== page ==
Friday Fiction is back! Twelve: Chapter 10 – Meeting Marcy

Friday Fiction

Welcome to Twelve, a new book of Friday Fiction! This story begins the summer Emily Kingston turns twelve and is about a friendship that changed everything.

I hope you enjoy it!


It was getting colder and the leaves on the trees were turning.  We were two months into school and I hadn’t had any problems since the mashed potatoes in the cafeteria.  I’d started to make more friends at school, girls who had gone to other schools last year, and some boys too.  But I mostly hung around with Rena and Amy at school and Jackie on the weekends.  Rena and Amy had gone in early for orchestra practice that day, so I walked down Prospect alone.  I was full of energy.  I moved quickly down the hill and my purse bumped against my hip as I walked.  I smiled at that because I had on my favorite flair jeans, the ones with the studs down the side, and I thought they looked good with my purse on the side.

On my way to my locker, I saw kids in groups looking at me.  I ignored the stares, but I felt sweat under my arms.  I wondered if there was more trouble at the locker, but a quick look at the front and my locker looked okay.  I opened it, put my jacket inside and grabbed the stuff I needed for my History class. I saw Rena on my way to class.

“Hey Rena.”

“Hi Emily.”  Rena stopped and looked at me.  Not a good sign.

I asked her why she was staring at me.  “I’m not, it’s nothing,” she said.  “Did you do your History homework?”

I always do my homework, so I wasn’t sure why she’d ask me that.  “Yes, did you?”

She said she did and by then we were just outside the classroom so I didn’t have the chance to ask her why she was acting so strange.  When I walked into the classroom, kids turned and looked at me.  Our teacher hadn’t come in yet.  Some kids were standing around and sitting at different desks, but no one was near mine.  I said hi to a couple of kids and headed over to my desk.

When I sat down, a girl I sort of knew came up to me and said, “Hey, Emily.  Nice top.”  I looked at her.  “Thanks Marcy.”  I thought that would be it, but then she said, “It goes nice with those jeans, don’t you think?”  “Thanks,” I answered.  But then Marcy wouldn’t stop.  “I bet you had those jeans last year.  Am I right?”  They were from last year and I wondered how she knew that.  “I did, why?”  Marcy leaned over me and got about six inches from my face.  She smiled and opened her mouth to speak, as if she was getting ready to tell me something private, but when she did, her voice became much louder, loud enough for everyone to hear her.  “Well, I can tell because, well, tell me if I’m wrong, but did you think those jeans were so hot that you felt you had to cram your fat butt into them for another year?”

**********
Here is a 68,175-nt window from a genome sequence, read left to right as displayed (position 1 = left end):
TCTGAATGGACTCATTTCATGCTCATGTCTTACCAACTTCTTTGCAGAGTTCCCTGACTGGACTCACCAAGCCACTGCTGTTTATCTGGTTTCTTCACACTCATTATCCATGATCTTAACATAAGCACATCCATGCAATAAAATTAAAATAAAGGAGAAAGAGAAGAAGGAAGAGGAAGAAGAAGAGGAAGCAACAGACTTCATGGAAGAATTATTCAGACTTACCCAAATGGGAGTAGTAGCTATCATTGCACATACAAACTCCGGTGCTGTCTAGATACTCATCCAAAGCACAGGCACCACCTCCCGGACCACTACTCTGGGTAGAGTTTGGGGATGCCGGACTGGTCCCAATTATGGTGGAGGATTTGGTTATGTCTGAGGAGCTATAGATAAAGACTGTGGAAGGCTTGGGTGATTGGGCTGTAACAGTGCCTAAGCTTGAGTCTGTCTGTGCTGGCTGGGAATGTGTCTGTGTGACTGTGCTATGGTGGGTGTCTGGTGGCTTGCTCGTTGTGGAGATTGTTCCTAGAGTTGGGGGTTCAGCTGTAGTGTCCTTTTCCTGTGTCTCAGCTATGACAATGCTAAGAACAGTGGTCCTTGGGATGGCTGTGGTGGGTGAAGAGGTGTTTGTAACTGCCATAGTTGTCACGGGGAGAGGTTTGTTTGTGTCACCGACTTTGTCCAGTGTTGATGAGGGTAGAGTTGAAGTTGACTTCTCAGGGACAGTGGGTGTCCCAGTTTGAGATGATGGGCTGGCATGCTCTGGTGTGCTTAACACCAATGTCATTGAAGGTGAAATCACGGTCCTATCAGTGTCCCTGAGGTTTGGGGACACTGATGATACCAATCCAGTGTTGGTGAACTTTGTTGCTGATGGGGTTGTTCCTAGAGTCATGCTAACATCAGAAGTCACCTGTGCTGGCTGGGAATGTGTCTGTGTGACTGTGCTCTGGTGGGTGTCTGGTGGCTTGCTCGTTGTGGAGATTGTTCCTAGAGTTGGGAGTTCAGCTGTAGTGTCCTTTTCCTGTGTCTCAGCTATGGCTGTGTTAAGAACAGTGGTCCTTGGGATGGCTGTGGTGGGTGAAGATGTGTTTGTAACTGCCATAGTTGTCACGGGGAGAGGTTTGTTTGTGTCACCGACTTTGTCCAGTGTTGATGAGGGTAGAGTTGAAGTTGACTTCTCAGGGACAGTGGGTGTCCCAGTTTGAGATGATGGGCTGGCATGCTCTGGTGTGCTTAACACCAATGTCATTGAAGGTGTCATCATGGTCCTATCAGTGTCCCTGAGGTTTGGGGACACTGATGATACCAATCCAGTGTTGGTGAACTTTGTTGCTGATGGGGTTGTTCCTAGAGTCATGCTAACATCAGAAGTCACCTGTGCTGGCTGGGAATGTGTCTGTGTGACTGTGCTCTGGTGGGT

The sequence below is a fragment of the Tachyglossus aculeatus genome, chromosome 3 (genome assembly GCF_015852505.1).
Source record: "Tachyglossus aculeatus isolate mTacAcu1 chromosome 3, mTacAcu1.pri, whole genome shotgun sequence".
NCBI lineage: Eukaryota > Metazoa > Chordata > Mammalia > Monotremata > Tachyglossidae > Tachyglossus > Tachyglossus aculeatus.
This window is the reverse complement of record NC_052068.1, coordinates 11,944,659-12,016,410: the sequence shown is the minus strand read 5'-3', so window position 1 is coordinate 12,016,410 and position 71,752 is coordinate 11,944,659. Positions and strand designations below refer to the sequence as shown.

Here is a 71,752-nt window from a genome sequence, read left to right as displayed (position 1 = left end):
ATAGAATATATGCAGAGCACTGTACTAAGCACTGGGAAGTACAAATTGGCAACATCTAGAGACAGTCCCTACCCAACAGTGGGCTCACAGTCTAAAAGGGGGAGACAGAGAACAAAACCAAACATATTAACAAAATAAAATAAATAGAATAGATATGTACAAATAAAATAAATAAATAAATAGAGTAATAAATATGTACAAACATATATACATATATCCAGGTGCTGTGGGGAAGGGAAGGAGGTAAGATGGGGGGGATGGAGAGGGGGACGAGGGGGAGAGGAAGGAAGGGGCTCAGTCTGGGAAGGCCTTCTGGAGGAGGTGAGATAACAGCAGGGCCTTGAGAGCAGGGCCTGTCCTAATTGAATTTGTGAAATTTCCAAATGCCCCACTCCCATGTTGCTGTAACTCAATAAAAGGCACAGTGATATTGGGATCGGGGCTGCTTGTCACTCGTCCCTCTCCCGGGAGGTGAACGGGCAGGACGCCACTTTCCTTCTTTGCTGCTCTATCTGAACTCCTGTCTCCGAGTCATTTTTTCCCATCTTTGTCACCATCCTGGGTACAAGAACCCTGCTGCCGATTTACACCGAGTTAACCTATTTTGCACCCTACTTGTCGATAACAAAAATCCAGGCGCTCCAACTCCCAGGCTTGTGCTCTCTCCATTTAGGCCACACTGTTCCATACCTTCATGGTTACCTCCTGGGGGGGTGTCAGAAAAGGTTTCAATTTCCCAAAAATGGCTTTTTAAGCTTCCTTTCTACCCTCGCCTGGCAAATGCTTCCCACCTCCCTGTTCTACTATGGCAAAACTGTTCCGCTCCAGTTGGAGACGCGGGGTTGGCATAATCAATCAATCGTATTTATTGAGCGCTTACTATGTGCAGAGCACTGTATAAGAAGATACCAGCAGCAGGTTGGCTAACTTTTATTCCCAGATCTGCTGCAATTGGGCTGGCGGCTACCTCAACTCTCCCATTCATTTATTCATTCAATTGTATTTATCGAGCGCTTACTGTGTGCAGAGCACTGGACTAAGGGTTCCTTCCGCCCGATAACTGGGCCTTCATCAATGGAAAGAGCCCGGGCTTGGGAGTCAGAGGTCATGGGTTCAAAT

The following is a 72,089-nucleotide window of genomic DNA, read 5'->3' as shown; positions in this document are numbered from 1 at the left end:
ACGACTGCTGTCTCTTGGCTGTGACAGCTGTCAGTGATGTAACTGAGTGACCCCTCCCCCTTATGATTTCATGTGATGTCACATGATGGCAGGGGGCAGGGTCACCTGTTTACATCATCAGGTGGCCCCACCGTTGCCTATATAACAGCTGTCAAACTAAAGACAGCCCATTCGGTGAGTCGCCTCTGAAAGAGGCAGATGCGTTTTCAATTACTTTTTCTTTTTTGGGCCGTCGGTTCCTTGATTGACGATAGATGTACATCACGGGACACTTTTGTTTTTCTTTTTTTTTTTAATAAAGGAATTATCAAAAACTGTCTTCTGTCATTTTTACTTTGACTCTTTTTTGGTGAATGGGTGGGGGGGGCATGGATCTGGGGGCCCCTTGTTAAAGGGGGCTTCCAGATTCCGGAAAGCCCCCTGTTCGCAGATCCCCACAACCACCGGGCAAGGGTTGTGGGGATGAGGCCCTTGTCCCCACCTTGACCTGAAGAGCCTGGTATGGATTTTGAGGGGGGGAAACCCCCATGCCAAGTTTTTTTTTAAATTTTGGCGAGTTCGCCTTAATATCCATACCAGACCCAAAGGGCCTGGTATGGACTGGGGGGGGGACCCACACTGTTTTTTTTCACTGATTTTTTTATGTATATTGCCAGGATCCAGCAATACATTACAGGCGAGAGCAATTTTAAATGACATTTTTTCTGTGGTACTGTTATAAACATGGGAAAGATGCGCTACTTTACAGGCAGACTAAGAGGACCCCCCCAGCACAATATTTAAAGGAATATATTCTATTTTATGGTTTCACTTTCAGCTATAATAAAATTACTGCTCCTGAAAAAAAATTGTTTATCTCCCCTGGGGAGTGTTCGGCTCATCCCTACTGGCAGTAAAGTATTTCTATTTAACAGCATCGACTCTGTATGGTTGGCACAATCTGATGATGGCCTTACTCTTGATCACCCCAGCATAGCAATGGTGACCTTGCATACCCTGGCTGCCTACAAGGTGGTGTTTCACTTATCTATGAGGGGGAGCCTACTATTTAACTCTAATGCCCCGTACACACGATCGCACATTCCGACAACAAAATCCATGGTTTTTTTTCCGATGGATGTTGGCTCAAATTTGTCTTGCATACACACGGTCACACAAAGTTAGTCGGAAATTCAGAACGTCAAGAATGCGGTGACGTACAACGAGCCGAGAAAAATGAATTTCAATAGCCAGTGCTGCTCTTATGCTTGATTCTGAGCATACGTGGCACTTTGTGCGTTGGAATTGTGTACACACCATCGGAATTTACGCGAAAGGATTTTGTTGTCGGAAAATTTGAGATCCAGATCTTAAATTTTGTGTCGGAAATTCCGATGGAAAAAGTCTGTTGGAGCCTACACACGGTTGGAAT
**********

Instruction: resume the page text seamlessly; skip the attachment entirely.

I knew that was the kind of question you didn’t answer, but that was the only thing I did know about that morning in History class.  My ears burned with the sound of kids laughing, at me.  I kept my face down.  I swallowed as hard as I could and thought again about a fight Tommy once had in the yard.  Which kid had he been when his fight broke out?  The the kid everyone was laughing at or was he the other kid?  In a wild flash I wondered if I could tackle Marcy and hold her down, like Tommy had done in the yard, or if she would be the one on top pushing me down.  The weight of the whole day ahead pushed down on me.  If this was how it had started, I didn’t know how I would make it until 3:00.  I looked over at Rena, but her head was turned, in friendship, shame or laughter, I didn’t know.  The laughter stopped when Mrs. Smithfield came in and announced, “Pop quiz this morning!  Put your binders under your desk and take out a pencil.”

Something happens when you’re at the bad end of a joke.  I was the elephant in the room, in last year’s jeans.  Would Marcy have picked on me if I had worn something else or had she only been waiting for the right moment?  Nobody bothered me for the rest of the day, but I knew the story had spread through the seventh grade.

I’m sure Rena and Amy had talked about it, but around me, they acted as if nothing had happened.  I was glad because I didn’t want to talk.  If they were my friends (were they still?) they would understand.  When I got home, I took off my jeans, threw them in the trash, and changed into a bigger size.  There was nothing wrong with me.  If Marcy messed with me again, I would show her that.

Just jumping in?  Click below to read previous chapters:

Chapter 1 – “Meeting Jackie”
Chapter 2 – “Mrs. Conroy”
Chapter 3 – “Downtown”
Chapter 4 – “Capture the Flag”
Chapter 5 – “The Fight”
Chapter 6 – “Lemonade”
Chapter 7 – “The Fort”
Chapter 8 – “School Starts”
Chapter 9 – “The Locker”

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